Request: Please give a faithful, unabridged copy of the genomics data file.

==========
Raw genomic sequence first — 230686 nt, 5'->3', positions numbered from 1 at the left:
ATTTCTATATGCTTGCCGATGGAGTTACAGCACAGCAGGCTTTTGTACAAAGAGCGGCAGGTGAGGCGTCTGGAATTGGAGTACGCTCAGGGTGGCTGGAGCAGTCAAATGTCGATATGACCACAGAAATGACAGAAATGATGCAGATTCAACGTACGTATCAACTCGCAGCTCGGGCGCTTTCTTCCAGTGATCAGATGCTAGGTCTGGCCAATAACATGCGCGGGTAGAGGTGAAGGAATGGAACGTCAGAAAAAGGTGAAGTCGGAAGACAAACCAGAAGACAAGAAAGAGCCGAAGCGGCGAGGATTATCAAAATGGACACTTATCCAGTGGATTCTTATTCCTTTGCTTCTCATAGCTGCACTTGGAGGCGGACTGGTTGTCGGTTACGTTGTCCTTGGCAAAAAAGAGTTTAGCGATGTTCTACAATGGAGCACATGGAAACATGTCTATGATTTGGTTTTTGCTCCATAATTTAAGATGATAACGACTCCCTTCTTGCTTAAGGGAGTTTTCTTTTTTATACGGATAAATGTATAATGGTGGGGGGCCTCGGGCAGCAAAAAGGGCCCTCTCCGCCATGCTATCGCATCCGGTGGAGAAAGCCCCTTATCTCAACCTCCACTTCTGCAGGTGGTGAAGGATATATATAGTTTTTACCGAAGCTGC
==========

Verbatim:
Raw genomic sequence first — 230686 nt, 5'->3', positions numbered from 1 at the left:
ATTTCTATATGCTTGCCGATGGAGTTACAGCACAGCAGGCTTTTGTACAAAGAGCGGCAGGTGAGGCGTCTGGAATTGGAGTACGCTCAGGGTGGCTGGAGCAGTCAAATGTCGATATGACCACAGAAATGACAGAAATGATGCAGATTCAACGTACGTATCAACTCGCAGCTCGGGCGCTTTCTTCCAGTGATCAGATGCTAGGTCTGGCCAATAACATGCGCGGGTAGAGGTGAAGGAATGGAACGTCAGAAAAAGGTGAAGTCGGAAGACAAACCAGAAGACAAGAAAGAGCCGAAGCGGCGAGGATTATCAAAATGGACACTTATCCAGTGGATTCTTATTCCTTTGCTTCTCATAGCTGCACTTGGAGGCGGACTGGTTGTCGGTTACGTTGTCCTTGGCAAAAAAGAGTTTAGCGATGTTCTACAATGGAGCACATGGAAACATGTCTATGATTTGGTTTTTGCTCCATAATTTAAGATGATAACGACTCCCTTCTTGCTTAAGGGAGTTTTCTTTTTTATACGGATAAATGTATAATGGTGGGGGGCCTCGGGCAGCAAAAAGGGCCCTCTCCGCCATGCTATCGCATCCGGTGGAGAAAGCCCCTTATCTCAACCTCCACTTCTGCAGGTGGTGAAGGATATATATAGTTTTTACCGAAGCTGC